MECC
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THE MIDDLE EAST CANCER CONSORTIUM

A Model for Regional Peace and Compassion in the Middle East

The Middle East Cancer Consortium is a unique inter-governmental health organization established in 1996 by a multinational agreement endorsed by the Ministries of Health of its six member states in the Middle East: Cyprus, Egypt, Israel, Jordan, The Palestinian Authority and Turkey and the USA. Against all odds, and despite ongoing political turmoil, MECC has continued to launch and sustain academic-based medical programs that bring together scientists, academicians, and clinical professionals from its member countries, joined by medical personnel from many other countries in the Middle East.

MECC established a successful Middle Eastern Network of Cancer Registry Centers as part of a US National Cancer Institute (NCI) initiative.
Prof. Michael Silbermann

MECC - Palliative Care

MECC established a baseline of information on palliative care services in its six partnership jurisdictions, examining barriers to the delivery of palliative care that might exist, and proposing solutions.

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Late presentation of cancer patients -

has serious medical, social and economic consequences for the patients, their families and the community, yet palliative care for cancer patients is still a largely unknown and unrecognized discipline in most Middle Eastern countries.

Education of clinicians, administrators and ministerial representatives -

was and remains the first step in overcoming the obstacles and barriers that physicians, nurses, social workers and psychologists face in their efforts to develop palliative care services.

Michael Silbermann, DMD, PhD -

the Executive Director of the MECC, believes that palliative care is often the best form of treatment; however, it’s not always offered or utilized, and even when drugs and palliative care services are available to patients they’re not always accepted.

Palliative Care - The Book

Perspectives, Practices and Impact on Quality of Life - A Global View. Volume 1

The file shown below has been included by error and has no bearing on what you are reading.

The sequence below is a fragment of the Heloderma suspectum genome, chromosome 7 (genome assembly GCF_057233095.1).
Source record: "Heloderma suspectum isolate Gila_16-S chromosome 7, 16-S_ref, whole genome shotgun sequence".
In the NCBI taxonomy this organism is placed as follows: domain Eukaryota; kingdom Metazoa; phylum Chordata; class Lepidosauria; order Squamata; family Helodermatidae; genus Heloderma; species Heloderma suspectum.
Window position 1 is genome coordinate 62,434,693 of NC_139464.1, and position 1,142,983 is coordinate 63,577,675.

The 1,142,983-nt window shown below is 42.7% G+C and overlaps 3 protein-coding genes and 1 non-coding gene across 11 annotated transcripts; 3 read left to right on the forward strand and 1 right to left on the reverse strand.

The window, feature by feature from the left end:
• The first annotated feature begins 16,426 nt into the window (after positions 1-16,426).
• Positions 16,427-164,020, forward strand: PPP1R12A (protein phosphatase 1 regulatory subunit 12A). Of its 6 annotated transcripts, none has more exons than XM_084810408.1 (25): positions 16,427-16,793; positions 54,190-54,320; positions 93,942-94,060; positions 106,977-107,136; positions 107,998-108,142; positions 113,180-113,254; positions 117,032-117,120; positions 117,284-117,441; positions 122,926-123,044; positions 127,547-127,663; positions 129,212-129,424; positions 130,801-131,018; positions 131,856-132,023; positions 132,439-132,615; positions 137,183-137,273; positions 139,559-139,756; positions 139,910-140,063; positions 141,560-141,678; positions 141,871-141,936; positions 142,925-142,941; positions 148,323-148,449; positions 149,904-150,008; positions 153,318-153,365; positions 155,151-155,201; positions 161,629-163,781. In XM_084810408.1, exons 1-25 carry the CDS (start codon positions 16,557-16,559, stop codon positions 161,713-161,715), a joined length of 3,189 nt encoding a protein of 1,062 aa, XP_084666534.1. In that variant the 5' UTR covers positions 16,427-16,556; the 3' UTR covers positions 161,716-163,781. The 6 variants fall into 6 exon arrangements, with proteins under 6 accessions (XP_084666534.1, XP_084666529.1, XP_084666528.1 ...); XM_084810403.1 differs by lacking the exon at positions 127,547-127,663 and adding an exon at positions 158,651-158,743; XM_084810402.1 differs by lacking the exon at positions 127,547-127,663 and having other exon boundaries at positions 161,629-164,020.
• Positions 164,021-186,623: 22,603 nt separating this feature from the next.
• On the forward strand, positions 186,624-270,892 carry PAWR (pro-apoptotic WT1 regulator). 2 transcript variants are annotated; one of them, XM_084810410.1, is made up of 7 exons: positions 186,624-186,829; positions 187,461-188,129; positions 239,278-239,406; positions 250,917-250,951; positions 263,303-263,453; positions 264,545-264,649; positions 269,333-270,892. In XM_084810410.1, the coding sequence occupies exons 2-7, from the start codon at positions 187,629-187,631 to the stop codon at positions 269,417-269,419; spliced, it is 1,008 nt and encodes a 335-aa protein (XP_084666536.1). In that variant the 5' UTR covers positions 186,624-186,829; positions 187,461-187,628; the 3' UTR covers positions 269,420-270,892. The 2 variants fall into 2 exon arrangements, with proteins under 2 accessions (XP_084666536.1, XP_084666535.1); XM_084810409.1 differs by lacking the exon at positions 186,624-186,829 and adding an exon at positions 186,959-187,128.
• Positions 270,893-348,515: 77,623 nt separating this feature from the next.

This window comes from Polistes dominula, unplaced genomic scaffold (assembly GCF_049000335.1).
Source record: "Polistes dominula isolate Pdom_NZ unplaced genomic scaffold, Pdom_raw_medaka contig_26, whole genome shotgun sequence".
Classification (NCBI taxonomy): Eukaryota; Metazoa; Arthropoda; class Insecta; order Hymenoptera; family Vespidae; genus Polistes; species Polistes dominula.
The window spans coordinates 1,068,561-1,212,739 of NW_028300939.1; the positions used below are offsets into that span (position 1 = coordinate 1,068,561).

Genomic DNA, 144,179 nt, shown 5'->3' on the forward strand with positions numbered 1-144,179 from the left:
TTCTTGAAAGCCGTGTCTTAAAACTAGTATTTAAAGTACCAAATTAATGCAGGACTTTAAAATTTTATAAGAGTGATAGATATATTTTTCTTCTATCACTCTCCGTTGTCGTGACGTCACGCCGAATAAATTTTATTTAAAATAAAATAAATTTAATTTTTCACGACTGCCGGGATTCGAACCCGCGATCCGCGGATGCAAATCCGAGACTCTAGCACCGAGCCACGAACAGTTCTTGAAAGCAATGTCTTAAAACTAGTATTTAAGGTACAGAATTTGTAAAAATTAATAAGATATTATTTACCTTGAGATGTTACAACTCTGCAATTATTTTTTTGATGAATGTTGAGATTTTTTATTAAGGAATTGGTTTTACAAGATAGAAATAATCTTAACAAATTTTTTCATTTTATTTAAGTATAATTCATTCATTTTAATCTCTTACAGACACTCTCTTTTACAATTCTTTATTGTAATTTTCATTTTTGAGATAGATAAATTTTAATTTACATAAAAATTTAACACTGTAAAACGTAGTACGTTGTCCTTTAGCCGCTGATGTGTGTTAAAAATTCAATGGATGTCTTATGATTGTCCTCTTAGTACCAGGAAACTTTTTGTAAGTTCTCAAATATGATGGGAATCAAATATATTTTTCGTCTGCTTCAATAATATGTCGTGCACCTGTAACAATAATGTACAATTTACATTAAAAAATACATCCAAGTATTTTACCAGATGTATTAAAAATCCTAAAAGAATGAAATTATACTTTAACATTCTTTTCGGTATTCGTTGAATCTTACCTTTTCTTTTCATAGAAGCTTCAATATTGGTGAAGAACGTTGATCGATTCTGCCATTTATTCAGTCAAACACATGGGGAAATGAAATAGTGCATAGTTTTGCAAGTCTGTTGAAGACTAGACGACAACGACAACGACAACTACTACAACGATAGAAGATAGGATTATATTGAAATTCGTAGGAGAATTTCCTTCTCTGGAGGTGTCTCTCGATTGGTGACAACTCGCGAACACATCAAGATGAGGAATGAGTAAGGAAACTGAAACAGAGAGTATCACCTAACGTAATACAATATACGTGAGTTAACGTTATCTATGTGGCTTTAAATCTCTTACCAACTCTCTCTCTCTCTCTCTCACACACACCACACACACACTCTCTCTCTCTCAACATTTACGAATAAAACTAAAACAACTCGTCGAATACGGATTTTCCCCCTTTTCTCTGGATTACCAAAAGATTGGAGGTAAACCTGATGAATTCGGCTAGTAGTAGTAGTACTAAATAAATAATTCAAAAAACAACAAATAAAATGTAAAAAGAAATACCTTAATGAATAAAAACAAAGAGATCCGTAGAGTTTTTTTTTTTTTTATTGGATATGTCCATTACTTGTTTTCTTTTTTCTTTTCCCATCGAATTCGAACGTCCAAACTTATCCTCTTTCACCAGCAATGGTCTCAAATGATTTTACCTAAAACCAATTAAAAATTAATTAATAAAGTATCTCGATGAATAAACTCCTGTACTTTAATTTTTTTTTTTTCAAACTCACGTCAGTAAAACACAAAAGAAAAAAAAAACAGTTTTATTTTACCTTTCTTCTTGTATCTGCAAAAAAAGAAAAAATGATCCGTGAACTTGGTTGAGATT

Michael Silbermann - Editor
Copyright © 2017 by Nova Science Publishers, Inc. † New York

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With the 2014 World Health Assembly Resolution 67.19 calling on member states to “strengthen palliative care as a component of comprehensive care throughout the life course,” the countries whose narratives of palliative care process and progress are so engagingly described in this text now have the formal imprimatur and support of the World Health Organization.

This resolution is a powerful advocacy document in which the WHO urges member states to address the limited availability of palliative care services and access to essential palliative care medicines and to develop, strengthen and implement policies for comprehensive palliative care integration into national health systems with appropriate resources made available for the needed policy, educational, and financial reform.

This extraordinary compendium, edited by Professor Michael Silbermann, of palliative care practices and perspectives tells the remarkable stories of palliative care development from grass roots efforts by volunteer healthcare professionals in resource constrained countries like India, to the full integration of palliative care in high resource countries like the United Kingdom, New Zealand and Australia. What is so unique about this book is that it captures an enormous range and diversity of palliative care efforts: some nursing led (Iran); some government led (Turkey and Rwanda); many led by local charities and non- governmental agencies; some started by a hospice or hospital team.

Clearly, a focus on the cancer patient dominates many of these programs but there is a strong impetus for expansion to patients with non-communicable disease and HIV disease and to create programs to meet the needs of geriatric and pediatric populations as well as the mentally ill.

All of these efforts began with the premise that palliative care is a public health issue and the stakeholders have framed their programs on the WHO approach in which policy, education, and drug availability are essential components for palliative care development adapted to their specific cultural settings.